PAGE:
I apologise for abandoning my blog this week – I’ve been very busy both at work and at home, and any spare time I did have was devoted to finishing Dorothy Dunnett’s Lymond Chronicles. Because I read the final two books, The Ringed Castle and Checkmate so close together, rather than posting separate ‘reviews’ I decided to combine both books into the same post, along with some comments on the series as a whole.
Let’s start with the fifth book in the series, The Ringed Castle. After all the praise I’ve bestowed on the first four books it’s difficult to find new words to describe how I felt about this one, so suffice to say that it was as wonderful as the others. Russia is one of my favourite settings for historical fiction so I liked that aspect of the book, though I was equally interested in the chapters set at the Tudor court.
As with the previous novels, there’s a lot of history in this book – in the Russian sections we learn about Ivan IV, the Cossacks and the Crimean Tartars, and in the English sections we find ourselves at the centre of the conspiracies and political intrigue surrounding Queen Mary I and the future Elizabeth I. We also meet John Dee, the famous astrologer and mathematician, who is always interesting to read about, as well as another historical figure I knew nothing about: the explorer Richard Chancellor. Chancellor’s work with the Muscovy Company and as a navigator form quite a big part of the plot and I’m glad I’ve been able to learn something about his life and career. The final voyage of the Edward Bonaventure was so sad and one of the most memorable parts of the book for me.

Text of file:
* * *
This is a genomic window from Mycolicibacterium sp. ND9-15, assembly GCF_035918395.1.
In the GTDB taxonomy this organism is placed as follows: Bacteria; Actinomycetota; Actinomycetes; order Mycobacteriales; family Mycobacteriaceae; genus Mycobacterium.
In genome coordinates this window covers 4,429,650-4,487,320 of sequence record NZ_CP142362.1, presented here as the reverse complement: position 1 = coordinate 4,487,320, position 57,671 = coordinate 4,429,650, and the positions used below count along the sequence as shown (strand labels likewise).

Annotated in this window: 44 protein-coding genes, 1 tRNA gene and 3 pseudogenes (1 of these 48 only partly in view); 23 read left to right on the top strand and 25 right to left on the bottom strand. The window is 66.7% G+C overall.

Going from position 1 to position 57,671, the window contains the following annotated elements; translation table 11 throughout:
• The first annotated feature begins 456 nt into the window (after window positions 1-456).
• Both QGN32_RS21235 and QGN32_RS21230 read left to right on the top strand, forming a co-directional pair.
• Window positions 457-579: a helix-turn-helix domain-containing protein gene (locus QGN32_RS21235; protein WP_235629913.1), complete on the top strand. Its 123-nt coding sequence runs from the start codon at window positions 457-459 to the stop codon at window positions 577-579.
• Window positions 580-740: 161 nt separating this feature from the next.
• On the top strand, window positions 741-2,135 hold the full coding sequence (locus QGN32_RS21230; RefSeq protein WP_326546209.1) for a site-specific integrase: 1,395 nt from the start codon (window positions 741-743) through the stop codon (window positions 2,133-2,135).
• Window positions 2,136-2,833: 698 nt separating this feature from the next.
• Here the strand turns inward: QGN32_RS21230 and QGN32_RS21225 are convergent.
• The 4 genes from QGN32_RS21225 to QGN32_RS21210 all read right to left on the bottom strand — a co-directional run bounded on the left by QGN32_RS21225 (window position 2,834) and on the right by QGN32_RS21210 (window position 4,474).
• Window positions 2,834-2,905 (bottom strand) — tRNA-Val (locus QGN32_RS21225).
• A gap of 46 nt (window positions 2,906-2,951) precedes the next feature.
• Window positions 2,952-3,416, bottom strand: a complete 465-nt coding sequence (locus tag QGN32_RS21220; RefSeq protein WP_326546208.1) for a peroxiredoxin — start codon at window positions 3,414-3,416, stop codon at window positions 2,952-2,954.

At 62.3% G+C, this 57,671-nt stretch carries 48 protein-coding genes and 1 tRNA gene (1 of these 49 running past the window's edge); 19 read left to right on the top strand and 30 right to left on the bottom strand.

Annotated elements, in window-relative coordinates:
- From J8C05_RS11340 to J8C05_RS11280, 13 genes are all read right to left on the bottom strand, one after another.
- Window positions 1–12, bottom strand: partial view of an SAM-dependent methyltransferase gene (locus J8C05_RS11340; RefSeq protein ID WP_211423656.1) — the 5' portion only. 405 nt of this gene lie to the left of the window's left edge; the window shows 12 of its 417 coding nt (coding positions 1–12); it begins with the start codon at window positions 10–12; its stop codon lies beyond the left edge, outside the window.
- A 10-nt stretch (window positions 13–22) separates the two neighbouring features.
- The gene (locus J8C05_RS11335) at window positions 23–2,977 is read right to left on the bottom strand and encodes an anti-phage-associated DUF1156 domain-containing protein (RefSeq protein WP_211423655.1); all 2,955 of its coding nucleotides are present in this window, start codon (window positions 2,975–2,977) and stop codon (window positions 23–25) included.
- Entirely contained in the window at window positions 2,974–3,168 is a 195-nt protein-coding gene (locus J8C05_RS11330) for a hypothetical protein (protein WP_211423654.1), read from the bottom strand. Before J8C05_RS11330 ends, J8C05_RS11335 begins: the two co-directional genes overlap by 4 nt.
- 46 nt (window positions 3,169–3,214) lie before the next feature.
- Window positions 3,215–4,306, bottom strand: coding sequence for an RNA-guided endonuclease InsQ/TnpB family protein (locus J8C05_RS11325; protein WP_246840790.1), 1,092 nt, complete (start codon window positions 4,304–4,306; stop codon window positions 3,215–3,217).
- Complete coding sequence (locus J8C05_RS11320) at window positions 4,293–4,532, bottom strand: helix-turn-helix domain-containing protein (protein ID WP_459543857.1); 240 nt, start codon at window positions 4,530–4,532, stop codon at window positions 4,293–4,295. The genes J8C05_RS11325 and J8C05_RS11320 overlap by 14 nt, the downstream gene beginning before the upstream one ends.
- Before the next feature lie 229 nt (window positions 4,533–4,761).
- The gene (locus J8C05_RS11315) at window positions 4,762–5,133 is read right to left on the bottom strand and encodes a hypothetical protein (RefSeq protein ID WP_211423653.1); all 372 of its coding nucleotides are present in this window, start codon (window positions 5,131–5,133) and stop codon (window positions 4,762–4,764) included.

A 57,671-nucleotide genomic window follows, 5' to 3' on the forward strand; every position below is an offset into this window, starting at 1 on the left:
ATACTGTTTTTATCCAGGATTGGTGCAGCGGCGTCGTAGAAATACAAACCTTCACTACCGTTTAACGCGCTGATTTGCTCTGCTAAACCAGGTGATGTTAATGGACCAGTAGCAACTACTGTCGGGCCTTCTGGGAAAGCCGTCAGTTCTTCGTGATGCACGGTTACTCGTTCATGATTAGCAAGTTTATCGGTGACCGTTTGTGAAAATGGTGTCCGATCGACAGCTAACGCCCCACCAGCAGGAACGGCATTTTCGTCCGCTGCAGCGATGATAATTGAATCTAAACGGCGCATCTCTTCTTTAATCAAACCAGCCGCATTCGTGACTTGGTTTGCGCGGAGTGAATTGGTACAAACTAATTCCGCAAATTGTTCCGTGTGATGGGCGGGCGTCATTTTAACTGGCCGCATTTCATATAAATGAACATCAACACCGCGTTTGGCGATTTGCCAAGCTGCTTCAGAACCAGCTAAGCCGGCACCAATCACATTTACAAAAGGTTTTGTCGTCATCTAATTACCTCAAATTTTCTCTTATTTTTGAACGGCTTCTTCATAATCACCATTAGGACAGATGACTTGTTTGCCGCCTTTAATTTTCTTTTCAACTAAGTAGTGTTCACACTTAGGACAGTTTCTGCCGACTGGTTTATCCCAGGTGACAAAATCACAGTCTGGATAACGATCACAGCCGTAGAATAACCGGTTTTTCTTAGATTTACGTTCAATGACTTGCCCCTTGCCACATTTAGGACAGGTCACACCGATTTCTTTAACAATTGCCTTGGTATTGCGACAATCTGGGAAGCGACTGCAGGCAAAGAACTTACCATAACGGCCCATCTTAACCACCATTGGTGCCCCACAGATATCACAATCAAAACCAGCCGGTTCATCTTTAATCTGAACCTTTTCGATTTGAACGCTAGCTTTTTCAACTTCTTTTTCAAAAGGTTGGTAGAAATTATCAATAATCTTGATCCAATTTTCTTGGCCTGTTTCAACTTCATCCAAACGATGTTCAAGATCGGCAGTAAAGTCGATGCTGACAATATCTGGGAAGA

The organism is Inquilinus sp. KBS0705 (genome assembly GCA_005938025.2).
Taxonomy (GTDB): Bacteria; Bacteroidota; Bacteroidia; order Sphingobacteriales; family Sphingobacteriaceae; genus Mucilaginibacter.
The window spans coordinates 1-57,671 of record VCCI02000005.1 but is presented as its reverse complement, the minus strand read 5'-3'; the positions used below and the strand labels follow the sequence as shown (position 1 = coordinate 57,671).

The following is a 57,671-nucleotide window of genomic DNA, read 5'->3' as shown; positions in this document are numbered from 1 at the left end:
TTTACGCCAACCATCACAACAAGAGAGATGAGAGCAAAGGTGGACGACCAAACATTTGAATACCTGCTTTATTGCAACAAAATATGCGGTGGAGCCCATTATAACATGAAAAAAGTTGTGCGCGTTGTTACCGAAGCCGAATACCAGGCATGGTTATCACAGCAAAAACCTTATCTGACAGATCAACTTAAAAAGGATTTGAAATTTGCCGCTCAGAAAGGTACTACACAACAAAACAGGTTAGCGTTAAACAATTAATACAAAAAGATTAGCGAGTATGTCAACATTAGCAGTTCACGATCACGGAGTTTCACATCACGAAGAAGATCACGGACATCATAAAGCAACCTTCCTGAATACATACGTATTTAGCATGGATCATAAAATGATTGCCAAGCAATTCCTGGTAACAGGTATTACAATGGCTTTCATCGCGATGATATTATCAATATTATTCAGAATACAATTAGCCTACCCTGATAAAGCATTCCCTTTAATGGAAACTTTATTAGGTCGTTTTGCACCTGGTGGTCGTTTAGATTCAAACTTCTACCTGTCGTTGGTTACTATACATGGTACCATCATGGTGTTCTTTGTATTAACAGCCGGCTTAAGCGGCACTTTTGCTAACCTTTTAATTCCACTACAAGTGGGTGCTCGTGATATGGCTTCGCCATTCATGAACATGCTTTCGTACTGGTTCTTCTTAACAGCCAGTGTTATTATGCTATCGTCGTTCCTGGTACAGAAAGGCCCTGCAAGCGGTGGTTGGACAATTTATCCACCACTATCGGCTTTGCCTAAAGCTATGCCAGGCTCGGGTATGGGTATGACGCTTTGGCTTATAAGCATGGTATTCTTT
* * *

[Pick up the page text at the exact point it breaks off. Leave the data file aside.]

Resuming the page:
Oh, and I loved the scene in the Hall of Revels, which finally led to the ‘Anvil Moment’ Aarti has been telling me about. And yes, it was worth waiting for!
When I started Checkmate, it was with a mixture of excitement at finding out how Lymond’s story would end and also sadness at the thought of reaching the end of the series. I was hoping to make the final book last as long as possible, but of course I couldn’t and it actually took less time to read than any of the others. In a series of unputdownable books, I found this one the most unputdownable of them all! I admit to having to cheat once or twice and flip forward a few pages, which is something I usually try not to do, but knowing from the previous books that Dorothy Dunnett had no qualms about killing off major characters, sometimes the suspense was just too much to bear.
Having said that, this wasn’t my favourite of the six books. There were parts that I loved – the chase through the streets of Lyon, the hilarious Hotel de Ville banquet, as well as finally learning the truth about Lymond’s birth – but overall I enjoyed some of the earlier books more. Still, I thought Checkmate was a great conclusion to the series and it was good to see so many of the characters from the previous books brought together in this one, including the return of Jerott, Marthe and one of my favourites, Archie Abernethy. And after The Ringed Castle, in which Lymond becomes more isolated than ever from his family, I was glad that Sybilla and Richard played such a big role in this book (it’s been fascinating to follow all the ups and downs of the relationship between Richard and Francis).
I’d like to finish by saying that I agree with all the Dorothy Dunnett readers who have been commenting on my previous Lymond posts – this is the best series of historical fiction novels I’ve ever read and I can see why so many of you have been re-reading them for decades because I’m sure I’ll be doing the same. And for anyone who has yet to read these books, I can promise you that although they’re not the easiest of reads, it’s definitely worth making the effort and getting to know Francis Crawford of Lymond, one of the most complex, charismatic, fascinating characters you’re ever likely to meet in literature. Working through the six books of the Lymond Chronicles has been one of the greatest experiences in my lifetime of reading.